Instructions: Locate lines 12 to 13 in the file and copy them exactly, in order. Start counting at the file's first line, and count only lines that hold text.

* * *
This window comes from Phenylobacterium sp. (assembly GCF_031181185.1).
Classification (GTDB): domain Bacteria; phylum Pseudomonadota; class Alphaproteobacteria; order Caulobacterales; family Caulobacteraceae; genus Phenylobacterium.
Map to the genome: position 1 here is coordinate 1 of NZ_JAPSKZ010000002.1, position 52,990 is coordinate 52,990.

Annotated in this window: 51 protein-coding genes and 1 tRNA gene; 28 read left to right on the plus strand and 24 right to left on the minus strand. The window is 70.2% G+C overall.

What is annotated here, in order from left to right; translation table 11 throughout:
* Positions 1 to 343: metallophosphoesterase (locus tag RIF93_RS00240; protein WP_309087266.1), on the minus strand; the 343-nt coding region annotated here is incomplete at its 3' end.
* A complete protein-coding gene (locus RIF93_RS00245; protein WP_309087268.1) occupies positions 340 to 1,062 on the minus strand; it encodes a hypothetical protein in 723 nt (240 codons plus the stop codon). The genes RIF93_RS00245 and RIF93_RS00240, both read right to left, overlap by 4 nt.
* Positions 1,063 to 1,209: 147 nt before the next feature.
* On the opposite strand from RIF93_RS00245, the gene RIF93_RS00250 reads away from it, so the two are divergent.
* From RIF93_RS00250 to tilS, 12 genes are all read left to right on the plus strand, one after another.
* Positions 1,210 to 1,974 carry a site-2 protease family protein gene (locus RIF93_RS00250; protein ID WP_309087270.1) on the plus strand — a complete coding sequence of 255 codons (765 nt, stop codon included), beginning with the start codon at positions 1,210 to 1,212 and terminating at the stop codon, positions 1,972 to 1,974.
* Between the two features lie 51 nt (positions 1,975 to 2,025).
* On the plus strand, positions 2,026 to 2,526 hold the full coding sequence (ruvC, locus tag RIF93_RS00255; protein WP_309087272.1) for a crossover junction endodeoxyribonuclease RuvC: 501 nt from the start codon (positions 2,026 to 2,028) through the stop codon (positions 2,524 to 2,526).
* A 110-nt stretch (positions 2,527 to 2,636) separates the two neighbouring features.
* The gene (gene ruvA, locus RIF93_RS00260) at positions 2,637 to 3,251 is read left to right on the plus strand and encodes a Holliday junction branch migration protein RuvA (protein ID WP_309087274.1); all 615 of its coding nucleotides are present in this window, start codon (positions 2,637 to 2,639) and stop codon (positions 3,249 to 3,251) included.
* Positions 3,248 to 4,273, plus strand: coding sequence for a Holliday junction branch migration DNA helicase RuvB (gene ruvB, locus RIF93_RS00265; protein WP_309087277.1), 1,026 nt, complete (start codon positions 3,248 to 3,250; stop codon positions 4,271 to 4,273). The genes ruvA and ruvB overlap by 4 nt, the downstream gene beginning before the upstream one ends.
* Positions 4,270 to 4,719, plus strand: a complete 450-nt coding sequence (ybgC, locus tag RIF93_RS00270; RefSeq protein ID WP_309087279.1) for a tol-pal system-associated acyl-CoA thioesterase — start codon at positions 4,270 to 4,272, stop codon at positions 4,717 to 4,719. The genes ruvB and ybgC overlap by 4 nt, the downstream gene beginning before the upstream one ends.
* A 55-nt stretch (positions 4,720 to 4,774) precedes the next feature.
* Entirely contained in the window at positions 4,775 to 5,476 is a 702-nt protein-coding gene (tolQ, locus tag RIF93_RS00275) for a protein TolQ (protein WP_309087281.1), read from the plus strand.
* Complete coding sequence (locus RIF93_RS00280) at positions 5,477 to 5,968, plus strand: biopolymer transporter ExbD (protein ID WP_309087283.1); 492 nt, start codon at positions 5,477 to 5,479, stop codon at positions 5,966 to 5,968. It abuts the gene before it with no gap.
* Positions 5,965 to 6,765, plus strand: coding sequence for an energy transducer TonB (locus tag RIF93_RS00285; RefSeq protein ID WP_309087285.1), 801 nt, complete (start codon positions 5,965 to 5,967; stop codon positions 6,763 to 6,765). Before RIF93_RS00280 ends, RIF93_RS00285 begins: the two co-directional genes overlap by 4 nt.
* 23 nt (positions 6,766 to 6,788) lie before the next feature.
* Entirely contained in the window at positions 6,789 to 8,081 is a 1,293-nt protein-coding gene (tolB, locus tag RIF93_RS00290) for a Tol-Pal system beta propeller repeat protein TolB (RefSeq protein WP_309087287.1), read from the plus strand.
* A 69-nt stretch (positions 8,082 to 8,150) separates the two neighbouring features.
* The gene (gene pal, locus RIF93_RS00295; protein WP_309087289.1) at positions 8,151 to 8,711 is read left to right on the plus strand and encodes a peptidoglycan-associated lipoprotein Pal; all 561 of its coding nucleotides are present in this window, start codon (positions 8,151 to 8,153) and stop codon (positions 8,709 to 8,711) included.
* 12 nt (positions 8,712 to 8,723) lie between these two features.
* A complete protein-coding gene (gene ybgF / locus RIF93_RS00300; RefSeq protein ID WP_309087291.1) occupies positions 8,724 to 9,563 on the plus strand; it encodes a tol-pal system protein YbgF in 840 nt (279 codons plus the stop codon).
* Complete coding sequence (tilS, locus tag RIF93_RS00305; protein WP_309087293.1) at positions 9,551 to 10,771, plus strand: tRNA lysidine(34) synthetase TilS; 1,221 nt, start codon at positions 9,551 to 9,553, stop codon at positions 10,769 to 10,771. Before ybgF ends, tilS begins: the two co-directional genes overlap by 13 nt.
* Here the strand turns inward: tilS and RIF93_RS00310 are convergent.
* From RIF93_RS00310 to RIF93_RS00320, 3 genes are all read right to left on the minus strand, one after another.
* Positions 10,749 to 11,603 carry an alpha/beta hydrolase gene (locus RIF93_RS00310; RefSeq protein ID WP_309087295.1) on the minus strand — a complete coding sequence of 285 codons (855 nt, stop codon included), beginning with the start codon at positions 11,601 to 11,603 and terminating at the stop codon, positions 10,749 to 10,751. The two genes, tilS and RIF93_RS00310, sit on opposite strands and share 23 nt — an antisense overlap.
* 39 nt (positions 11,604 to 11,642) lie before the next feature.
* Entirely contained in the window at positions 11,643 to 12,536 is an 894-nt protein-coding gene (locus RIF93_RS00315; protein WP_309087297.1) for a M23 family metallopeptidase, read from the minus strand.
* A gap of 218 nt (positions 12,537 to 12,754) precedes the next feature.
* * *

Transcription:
* Between the two features lie 51 nt (positions 1,975 to 2,025).
* On the plus strand, positions 2,026 to 2,526 hold the full coding sequence (ruvC, locus tag RIF93_RS00255; protein WP_309087272.1) for a crossover junction endodeoxyribonuclease RuvC: 501 nt from the start codon (positions 2,026 to 2,028) through the stop codon (positions 2,524 to 2,526).